“MONARCHY: Literally government by a monarch or sovereign, such as a king or emperor, who has supreme power over a realm. Key contemporary advocates include Erik von Kuehnelt-Leddihn*.”

    “STATISM: Generally, a program or viewpoint that looks to the state for resolution of social and moral problems, rather than to individual effort. Specifically, a condition where the nongovernmental institutions of a society develop an overextended and unhealthy reliance upon political structures for the solution of problems. Statism stands in direct violation of the principle of subsidiarity (see Subsidiarity, The Principle of) and sphere sovereignty (see Sphere Sovereignty). Statists believe that the resolution to social problems should be obtained through legislative measures.”

    “TOTALITARIANISM: This is the view that any institutional separation between the state and nongovernmental organizations (such as churches, private hospitals, civic groups, charities, etc.) must be eliminated. Totalitarians insist that all the major institutions of society should be directed by the state (see Statism). Key political movements include Italian Fascism, Nazism, and Communism.”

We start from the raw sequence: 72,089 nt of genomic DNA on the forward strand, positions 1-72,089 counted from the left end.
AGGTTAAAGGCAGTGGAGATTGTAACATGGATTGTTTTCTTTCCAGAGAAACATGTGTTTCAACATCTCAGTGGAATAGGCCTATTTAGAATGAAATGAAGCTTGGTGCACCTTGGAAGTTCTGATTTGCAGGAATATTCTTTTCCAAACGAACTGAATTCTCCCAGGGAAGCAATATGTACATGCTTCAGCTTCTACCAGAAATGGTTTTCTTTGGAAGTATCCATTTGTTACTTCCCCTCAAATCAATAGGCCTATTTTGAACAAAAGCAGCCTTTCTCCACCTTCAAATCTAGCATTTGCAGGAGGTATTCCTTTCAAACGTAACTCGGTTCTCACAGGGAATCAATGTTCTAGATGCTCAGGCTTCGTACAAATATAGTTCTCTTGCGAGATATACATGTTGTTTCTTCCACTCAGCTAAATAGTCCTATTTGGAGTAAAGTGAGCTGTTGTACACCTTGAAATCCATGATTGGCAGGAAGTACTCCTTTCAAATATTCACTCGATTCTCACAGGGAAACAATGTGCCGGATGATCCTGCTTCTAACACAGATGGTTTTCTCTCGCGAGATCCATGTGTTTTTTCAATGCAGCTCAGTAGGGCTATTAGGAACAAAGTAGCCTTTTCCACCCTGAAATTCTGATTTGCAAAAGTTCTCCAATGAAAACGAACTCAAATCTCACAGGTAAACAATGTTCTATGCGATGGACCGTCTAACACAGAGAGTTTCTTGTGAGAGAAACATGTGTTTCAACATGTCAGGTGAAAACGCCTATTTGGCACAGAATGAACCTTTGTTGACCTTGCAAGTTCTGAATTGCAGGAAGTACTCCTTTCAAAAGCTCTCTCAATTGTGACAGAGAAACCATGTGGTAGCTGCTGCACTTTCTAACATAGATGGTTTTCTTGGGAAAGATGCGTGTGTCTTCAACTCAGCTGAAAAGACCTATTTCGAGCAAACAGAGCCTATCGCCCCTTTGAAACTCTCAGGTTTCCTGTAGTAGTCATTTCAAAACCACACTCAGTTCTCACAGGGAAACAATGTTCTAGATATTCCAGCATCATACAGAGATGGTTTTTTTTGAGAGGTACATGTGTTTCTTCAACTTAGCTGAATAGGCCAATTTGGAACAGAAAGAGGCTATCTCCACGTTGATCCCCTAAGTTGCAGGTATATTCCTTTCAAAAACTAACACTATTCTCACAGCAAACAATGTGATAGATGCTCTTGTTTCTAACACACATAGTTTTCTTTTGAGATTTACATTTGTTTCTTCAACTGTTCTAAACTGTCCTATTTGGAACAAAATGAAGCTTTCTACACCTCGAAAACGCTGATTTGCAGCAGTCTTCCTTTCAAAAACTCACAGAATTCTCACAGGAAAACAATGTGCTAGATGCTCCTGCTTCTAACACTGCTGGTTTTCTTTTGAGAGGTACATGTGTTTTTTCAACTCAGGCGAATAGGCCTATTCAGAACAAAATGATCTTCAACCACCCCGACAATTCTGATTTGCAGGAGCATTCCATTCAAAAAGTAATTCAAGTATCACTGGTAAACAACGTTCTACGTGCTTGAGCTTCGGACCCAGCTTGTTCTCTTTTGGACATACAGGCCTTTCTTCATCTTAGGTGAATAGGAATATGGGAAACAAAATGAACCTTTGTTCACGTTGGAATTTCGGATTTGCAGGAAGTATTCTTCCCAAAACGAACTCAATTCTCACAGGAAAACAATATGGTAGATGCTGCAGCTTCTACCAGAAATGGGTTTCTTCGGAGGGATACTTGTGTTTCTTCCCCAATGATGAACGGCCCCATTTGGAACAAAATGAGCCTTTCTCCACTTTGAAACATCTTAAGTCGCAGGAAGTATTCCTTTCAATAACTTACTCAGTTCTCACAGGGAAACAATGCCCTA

All Definition From: “Dictionary of Terms for Free and Virtuous Society” * = RIP

    Today we have lost the concept of Limited Government so any hope of Subsidiarity and Sphere Sovereignty have all but disappeared from the United States. It is easy to determine how this transformation occurred. Beginning in the early 1900s, there has been an eroding of first morality which necessarily eroded the family. Government insured this situation by lacking laws impacting community standards and than making divorce and illegimacy easier. Once the the family was eroded, than so was the Church and the local neighbor. Finally this spread to the community – village, town, and city. Eventually, the State and finally the Federal Government started to provide the necessary institutions which had once been closest to “the People.”